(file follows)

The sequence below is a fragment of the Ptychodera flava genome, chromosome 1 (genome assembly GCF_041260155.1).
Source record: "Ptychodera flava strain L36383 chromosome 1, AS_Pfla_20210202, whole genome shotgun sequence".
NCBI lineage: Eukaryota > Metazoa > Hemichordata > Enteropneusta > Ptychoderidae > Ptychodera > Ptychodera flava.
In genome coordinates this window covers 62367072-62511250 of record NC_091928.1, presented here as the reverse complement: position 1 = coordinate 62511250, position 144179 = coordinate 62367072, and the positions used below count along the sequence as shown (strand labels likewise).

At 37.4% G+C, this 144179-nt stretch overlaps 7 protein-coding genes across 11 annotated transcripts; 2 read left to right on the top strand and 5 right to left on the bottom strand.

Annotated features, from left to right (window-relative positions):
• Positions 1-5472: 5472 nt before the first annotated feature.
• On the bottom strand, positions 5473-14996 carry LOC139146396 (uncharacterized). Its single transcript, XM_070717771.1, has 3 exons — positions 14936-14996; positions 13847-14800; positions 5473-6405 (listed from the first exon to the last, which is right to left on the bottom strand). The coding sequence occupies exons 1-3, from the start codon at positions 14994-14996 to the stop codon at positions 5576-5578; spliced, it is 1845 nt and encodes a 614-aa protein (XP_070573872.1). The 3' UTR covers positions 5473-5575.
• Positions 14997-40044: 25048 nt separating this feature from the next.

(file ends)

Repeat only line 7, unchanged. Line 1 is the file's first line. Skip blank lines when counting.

• Positions 1-5472: 5472 nt before the first annotated feature.